Yearning for Bernie: An Interview with Ben & Jerry

Last Wednesday, Ben Cohen and Jerry Greenfield (yes, the ice cream guys) hosted a discussion at Smith College in support of presidential candidate Bernie Sanders. I got the chance to talk to both of them about their own lives, their support for Bernie, and any advice they had for college students.

Both Ben and Jerry have been on the campaign trail in full force. When asked where this political action began, Ben said, “Well, the truth of the matter is we’ve never campaigned for a presidential campaign before. The only reason why we’re out campaigning for Bernie is that he has so inspired us.” This inspiration was evident in the qualities Ben and Jerry brought up again and again: integrity and consistency. Jerry said, “Bernie is not for sale. He represents the interests of the people.” Both of them have had the chance to watch Bernie’s career from its humble beginnings about thirty years ago as the mayor of Burlington, Vermont, where they first opened Ben & Jerry’s in 1978. “Bernie is the real thing, he’s authentic, a candidate like him only comes along once in a generation,” said Ben. This notion – that Bernie is a unique opportunity – was something both kept returning to.

Jerry said, “What’s different about this, and what could be inspiring to young people and college age students is that everybody knows the system is rigged. We all know it. Bernie goes around talking about it, everyone shakes their head and goes yes it’s all for the one percent and corporations, but not everyone feels like there’s anything they can do about it. And this is the unique opportunity to have what he refers to as a political revolution, to get rid of that corrupt system so that it’s not rigged! And if we don’t change something, it’s gonna stay rigged and that’s just the way it’s gonna be.”

Ben seemed to be concerned that, though many young people support Bernie, not all of them make it out to the polls. He said, “You know, I just can’t emphasize enough that getting out and voting is so critical. […] When we were out there, campaigning, what we heard was that there were all these students that were in favor of Bernie, and going around wearing Bernie shirts and Bernie buttons, and what have you, but when it came down to primary day, [they would say] ‘oh I had too much homework, I was tired.’” As a solution, Ben offered to, “Party at the polls! Go down there and have a good time, but you just need to use your voices, son, because there’s not gonna be another opportunity to elect a candidate that will be so game changing.”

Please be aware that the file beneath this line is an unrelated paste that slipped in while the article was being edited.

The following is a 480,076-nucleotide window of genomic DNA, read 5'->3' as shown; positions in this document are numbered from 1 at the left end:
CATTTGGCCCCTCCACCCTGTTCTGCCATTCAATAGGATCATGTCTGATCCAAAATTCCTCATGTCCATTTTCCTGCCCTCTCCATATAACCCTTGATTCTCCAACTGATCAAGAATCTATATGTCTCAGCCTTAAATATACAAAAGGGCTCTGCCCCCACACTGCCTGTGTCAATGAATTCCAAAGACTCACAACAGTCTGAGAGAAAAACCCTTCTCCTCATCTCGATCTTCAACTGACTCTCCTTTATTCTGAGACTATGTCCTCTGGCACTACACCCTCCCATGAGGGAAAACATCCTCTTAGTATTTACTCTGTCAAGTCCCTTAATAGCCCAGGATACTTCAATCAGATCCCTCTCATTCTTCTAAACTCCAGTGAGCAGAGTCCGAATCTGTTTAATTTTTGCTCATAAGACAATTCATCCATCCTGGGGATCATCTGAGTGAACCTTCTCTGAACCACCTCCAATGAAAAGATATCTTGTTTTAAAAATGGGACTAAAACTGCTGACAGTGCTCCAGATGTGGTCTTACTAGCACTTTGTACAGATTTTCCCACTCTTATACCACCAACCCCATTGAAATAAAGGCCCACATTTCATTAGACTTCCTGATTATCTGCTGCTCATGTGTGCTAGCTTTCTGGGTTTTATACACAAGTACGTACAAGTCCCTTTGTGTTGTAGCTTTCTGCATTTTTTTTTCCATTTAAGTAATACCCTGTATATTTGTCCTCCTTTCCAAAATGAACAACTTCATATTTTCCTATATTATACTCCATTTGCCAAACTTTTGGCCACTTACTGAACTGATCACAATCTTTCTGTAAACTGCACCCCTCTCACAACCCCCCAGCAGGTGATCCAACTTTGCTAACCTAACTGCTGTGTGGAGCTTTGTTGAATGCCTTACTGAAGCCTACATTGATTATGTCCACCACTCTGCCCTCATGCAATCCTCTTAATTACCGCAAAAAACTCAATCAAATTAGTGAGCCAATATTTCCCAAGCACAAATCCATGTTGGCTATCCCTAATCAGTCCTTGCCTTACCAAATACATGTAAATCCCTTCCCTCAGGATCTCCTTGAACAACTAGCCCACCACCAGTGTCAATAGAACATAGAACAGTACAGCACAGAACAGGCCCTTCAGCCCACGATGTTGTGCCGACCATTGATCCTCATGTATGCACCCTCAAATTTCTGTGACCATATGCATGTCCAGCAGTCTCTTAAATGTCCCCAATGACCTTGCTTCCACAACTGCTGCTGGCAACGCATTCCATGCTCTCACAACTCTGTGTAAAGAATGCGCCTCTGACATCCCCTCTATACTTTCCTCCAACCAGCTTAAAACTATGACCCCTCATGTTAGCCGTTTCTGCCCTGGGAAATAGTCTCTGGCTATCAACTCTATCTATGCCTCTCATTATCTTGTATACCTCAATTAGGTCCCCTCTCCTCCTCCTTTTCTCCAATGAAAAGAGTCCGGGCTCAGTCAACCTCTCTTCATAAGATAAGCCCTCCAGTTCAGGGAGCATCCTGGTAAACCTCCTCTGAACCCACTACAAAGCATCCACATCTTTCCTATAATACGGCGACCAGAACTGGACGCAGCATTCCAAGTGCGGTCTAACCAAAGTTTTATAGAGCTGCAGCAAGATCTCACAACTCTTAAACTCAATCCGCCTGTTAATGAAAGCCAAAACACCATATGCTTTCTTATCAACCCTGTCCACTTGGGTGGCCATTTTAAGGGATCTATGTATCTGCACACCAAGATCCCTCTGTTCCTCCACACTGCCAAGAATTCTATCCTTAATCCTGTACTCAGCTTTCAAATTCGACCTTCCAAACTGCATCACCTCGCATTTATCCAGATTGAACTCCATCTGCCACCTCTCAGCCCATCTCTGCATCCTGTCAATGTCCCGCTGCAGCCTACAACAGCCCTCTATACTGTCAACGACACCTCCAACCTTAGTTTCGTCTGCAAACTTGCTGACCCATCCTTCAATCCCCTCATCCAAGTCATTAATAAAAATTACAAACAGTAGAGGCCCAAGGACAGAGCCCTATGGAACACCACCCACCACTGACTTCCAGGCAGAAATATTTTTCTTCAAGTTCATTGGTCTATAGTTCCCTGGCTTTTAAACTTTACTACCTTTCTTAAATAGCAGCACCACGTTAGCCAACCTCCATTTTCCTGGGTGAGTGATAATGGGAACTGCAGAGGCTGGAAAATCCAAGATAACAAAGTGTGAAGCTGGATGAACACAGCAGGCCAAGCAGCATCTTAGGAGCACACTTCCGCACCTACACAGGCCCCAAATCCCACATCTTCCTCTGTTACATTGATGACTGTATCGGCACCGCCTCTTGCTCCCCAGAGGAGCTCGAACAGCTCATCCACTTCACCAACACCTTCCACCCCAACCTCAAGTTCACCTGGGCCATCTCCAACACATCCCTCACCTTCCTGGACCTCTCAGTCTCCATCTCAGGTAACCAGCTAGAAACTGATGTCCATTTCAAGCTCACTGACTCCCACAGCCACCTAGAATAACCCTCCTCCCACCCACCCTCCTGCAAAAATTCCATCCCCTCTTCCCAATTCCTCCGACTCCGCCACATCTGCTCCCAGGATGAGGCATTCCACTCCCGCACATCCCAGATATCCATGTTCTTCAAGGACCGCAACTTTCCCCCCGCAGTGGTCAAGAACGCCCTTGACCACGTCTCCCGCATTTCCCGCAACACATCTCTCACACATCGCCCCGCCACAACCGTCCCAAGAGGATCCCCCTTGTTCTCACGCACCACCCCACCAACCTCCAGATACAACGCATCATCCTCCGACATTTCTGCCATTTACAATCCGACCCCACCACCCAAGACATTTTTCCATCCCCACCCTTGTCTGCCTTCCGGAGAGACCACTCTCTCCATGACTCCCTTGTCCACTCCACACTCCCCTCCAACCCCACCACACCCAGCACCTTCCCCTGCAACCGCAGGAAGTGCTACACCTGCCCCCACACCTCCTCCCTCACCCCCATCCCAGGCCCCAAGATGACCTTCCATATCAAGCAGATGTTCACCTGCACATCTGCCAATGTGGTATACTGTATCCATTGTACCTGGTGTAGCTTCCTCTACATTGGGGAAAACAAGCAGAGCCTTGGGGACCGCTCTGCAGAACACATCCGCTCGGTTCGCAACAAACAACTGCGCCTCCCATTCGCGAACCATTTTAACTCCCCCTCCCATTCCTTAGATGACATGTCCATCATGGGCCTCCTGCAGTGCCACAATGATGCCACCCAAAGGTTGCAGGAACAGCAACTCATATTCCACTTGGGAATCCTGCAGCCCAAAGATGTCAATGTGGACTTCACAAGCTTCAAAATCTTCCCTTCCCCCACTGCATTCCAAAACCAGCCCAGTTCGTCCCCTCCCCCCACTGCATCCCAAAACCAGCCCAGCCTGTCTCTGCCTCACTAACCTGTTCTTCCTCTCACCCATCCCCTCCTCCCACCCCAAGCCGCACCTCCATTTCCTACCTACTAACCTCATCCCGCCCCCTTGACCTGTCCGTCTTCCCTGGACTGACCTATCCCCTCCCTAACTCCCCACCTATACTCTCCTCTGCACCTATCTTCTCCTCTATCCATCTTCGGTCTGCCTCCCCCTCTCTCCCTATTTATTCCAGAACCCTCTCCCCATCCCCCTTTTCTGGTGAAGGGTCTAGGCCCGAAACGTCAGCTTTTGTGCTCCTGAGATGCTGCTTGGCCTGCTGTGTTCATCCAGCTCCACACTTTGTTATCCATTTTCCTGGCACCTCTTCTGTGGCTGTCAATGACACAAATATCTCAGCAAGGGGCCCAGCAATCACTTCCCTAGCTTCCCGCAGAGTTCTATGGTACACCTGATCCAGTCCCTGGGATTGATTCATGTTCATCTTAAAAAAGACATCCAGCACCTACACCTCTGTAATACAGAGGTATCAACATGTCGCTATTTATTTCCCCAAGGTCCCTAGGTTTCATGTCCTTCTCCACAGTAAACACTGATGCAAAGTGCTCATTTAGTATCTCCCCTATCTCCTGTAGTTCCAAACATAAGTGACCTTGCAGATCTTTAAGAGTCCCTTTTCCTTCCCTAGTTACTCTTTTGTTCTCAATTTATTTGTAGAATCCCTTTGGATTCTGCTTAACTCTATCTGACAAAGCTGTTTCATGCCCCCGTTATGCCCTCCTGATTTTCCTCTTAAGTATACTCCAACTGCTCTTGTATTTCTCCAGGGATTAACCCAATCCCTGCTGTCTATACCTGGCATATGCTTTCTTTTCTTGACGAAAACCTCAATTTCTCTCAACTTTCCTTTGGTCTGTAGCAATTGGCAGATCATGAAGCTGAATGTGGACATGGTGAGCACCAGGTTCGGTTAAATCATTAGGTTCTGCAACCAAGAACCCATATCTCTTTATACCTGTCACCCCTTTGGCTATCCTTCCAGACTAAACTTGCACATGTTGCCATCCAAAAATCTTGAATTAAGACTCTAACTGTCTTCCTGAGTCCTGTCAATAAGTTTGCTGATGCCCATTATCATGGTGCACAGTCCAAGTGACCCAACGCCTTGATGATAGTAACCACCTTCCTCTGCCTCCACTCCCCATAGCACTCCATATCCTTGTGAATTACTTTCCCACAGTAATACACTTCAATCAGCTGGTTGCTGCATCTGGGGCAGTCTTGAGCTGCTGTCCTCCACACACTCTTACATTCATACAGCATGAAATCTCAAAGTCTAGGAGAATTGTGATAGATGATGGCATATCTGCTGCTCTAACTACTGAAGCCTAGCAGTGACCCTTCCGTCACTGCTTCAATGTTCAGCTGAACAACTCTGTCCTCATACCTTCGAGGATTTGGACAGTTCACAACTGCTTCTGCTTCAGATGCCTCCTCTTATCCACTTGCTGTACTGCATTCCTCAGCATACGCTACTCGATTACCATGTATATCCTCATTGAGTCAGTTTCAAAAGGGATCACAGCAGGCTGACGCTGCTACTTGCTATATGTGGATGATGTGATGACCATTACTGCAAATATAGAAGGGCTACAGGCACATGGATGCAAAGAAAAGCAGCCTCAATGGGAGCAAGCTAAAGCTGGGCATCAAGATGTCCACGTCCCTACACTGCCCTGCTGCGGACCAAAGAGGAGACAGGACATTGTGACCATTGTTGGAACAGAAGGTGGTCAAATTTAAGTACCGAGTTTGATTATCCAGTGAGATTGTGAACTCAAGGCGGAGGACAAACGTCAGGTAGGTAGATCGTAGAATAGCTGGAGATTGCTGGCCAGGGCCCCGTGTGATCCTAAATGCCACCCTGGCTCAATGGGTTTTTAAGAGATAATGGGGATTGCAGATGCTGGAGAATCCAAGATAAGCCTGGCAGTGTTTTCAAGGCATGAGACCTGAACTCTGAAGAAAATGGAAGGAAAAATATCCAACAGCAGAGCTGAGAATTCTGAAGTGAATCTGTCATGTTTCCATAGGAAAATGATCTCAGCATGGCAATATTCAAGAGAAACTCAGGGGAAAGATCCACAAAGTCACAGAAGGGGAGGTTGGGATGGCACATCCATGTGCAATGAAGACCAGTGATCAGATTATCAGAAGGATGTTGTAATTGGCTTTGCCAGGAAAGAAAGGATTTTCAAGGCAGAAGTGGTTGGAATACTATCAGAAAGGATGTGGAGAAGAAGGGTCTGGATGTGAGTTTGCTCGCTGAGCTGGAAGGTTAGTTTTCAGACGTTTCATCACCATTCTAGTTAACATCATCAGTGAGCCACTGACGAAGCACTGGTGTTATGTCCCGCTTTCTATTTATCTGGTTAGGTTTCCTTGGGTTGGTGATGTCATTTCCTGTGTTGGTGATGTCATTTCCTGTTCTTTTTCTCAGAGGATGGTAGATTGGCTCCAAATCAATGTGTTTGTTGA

When asked if they saw a connection between their support for Bernie and their ice cream company, Jerry replied, “[there’s a] tremendous connection! You know, it’s the same values that caused us to run Ben & Jerry’s in a way that benefited the community and our employees is the same values that leads us to support Bernie.”

One way that Ben advocated for Bernie was by making an ice cream flavor for the candidate on his own – Bernie’s Yearning. “We eventually came up with this idea of Bernie’s Yearning, and it’s a participatory flavor. You open up the pint lid, and you see this huge disk of solid chocolate that covers the entire top of the pint, and below it is just plain mint ice cream. The chocolate disk on top represents all the wealth since the end of the recession that’s gone to the top 1%, and below it is the plain ice cream that represents the rest of us and the way you eat it is that you take your soup spoon and you whack it into a bunch of little pieces, and then you mix it around, and there you have it: Bernie’s Yearning.”

In addition to their thoughts on Bernie, both had words of advice for young people soon to go into the workforce. Jerry said, “Well, I think that people need to understand that values have value. So many times I think people that are graduating from college look at the idea that, they just try and find the job that pays the most, or go into a field of work that pays the most, but what they come to understand after working for a business that does not embody their personal values is that it is soul sucking. The reason why a lot of people are working is to get the money that they need in order to lead a happy life, and the reality is that if the place that you’re spending the majority of your working hours, which is the work place, is a place that’s sucking your soul, it doesn’t matter how much money they’re giving you, you’re not going to find that happiness. My advice is to lead with your values. Find a place to work or a business to start that is aligned with your values. And go from there.”

(Photo courtesy of Dave Roback and MassLive)